Oil on canvas; 50.7 x 60.5 cm.
Born in Montevideo and active in the city’s bohemian circles in his youth, Barradas left for Europe in 1914, making his way through Milan, Paris, and Leuven before settling in Spain. Working between Barcelona and Madrid, he immersed himself in the bustling avant-garde scene over the following decade, gaining renown for his work in set and costume design as well as for his contributions to modernist aesthetics. During these years, he mingled within a transatlantic avant-garde milieu that included, among many others, Salvador Dalí and Luis Buñuel, Norah and Jorge Luis Borges, and Federico García Lorca. In 1917, Barradas and fellow Uruguayan Joaquín Torres-García exhibited the first "vibrationist" paintings, coining a new "ism" to describe works that integrated Cubism and Italian Futurism. The thrust of vibrationism was to capture the vitality of the modern city, and Barradas imaged Catalonia through the visual dynamics of simultaneous color, graphically deployed to describe its street life and urban culture.
In the early 1920s, Barradas began to seek new directions in realism, retreating from the avant-garde and turning his attention to working-class subjects. He embarked on the "Magníficos" ("The Magnificent Ones"), a series of portraits of men and women– fishermen, innkeepers, mechanics–made monumental through a subtle architecture of colors, now reduced to a warm palette of browns, ochres, and grays. Archetypal images of the Castilian people, the Magníficos are steeped in the rustic gentility and humanity of their subjects, whose sturdy figures suggest a deep-rooted and enduring permanence in the face of the modern world. The Magníficos rank among Barradas’s most compelling and important works, and without question they belong within a lineage of modern portraiture stretching from Paul Cézanne to Juan Gris.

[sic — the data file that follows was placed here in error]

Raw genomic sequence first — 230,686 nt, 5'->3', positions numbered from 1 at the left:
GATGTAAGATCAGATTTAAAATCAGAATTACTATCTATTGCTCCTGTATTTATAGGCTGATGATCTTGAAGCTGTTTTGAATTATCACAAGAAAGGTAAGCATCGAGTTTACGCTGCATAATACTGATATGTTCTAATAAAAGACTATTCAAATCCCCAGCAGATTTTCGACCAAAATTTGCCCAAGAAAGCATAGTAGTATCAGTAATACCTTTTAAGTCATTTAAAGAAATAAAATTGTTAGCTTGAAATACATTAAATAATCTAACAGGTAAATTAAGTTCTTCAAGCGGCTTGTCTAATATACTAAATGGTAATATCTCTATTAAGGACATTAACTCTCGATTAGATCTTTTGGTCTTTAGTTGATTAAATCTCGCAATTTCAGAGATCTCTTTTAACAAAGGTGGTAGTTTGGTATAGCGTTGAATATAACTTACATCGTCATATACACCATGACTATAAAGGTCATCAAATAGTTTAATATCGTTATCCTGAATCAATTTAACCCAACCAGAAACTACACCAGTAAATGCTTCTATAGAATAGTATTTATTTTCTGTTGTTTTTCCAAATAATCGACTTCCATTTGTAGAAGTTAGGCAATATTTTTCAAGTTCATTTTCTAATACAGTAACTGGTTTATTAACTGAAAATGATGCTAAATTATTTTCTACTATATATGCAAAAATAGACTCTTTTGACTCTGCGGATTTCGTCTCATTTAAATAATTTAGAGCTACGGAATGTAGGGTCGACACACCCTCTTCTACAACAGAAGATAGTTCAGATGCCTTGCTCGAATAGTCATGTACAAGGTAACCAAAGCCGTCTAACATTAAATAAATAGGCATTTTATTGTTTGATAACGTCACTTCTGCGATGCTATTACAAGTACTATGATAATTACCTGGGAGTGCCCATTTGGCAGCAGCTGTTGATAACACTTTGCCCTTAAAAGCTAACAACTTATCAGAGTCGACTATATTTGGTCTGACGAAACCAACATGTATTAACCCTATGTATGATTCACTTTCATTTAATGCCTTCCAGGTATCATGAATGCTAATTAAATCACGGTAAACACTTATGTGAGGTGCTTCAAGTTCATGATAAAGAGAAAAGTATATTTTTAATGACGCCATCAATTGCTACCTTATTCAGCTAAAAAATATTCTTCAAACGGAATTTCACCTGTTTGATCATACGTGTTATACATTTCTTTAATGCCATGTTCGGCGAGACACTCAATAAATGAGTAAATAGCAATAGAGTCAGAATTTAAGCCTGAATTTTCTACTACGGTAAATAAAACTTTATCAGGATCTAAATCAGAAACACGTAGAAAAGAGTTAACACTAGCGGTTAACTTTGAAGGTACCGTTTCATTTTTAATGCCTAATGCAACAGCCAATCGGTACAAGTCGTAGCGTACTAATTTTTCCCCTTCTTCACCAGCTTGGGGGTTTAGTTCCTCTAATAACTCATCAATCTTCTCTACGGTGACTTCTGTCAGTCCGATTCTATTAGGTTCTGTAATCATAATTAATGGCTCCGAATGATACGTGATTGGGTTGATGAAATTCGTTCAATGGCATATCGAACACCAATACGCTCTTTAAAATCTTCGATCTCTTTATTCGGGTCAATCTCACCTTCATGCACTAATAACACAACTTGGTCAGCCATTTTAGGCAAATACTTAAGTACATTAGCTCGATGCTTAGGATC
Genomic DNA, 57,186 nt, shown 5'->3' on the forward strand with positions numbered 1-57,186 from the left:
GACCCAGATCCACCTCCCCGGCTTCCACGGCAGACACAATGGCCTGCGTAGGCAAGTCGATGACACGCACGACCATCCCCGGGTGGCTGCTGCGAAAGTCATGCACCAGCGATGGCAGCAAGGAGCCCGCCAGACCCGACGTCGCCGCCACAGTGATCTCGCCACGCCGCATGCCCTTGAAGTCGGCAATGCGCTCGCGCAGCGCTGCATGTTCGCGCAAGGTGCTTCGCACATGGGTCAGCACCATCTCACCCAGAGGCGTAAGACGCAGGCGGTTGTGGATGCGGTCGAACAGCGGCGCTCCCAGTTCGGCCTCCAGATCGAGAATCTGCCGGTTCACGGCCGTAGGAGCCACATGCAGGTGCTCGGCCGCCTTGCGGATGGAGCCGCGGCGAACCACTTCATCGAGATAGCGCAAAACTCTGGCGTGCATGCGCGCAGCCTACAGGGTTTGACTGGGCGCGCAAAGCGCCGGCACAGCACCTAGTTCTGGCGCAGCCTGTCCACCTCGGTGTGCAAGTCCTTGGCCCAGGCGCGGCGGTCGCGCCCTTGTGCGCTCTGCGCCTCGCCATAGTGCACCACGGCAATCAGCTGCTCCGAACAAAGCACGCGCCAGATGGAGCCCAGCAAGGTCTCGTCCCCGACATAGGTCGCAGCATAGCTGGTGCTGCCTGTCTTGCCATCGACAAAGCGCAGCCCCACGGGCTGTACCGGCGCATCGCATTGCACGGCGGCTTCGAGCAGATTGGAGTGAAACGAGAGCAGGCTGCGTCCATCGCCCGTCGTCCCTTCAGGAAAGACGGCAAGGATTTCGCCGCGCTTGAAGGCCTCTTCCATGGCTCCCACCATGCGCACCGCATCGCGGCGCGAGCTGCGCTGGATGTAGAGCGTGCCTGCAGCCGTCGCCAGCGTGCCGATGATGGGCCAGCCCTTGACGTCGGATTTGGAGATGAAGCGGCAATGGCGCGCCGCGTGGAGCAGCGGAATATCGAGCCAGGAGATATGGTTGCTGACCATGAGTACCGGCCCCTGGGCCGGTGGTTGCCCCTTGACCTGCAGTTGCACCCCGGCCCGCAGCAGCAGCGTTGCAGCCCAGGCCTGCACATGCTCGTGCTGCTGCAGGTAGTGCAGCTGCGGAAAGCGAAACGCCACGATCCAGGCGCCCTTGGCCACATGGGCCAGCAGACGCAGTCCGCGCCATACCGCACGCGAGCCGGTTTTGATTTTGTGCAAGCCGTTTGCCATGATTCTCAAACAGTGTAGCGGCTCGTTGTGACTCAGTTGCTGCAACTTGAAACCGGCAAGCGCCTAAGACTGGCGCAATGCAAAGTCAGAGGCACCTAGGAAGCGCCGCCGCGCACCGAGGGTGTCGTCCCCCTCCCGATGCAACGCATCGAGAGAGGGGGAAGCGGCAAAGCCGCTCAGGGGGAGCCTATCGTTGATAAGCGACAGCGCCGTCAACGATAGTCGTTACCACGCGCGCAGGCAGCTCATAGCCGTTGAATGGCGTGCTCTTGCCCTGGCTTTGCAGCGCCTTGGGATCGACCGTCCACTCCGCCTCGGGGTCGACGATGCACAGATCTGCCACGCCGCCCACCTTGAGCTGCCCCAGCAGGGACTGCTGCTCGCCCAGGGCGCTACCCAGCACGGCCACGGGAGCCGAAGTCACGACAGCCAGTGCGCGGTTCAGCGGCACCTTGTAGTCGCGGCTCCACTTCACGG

Angel Kalenberg has drawn parallels between the thematized treatment of hands in the Magníficos, the similarly mannered hands of Vincent Van Gogh’s Potato-Eaters (1885) and, more distantly, those of Michelangelo’s David (1501-4). Acknowledging the monumentality of Barradas’s subjects, Kalenberg finds in their hands "a sense of life not without its tenderness" and suggests that they embody the artist’s feelings of "solidarity and sympathy" with his subjects. A sense of nostalgia permeates much of Barradas’s late work, perhaps in anticipation of his return to Uruguay shortly before his death in 1929, and the Magníficos convey a deeply held respect for the working classes and their rituals of everyday life.
Abby McEwen, Assistant Professor, University of Maryland, College Park
1) Angel Kalenberg, "Rafael Barradas: el tránsito," in Barradas Torres-García (Buenos Aires: Museo Nacional de Bellas Artes de Buenos Aires, 1995), 27.
Posted by >RasMarley on 2013-02-18 11:40:27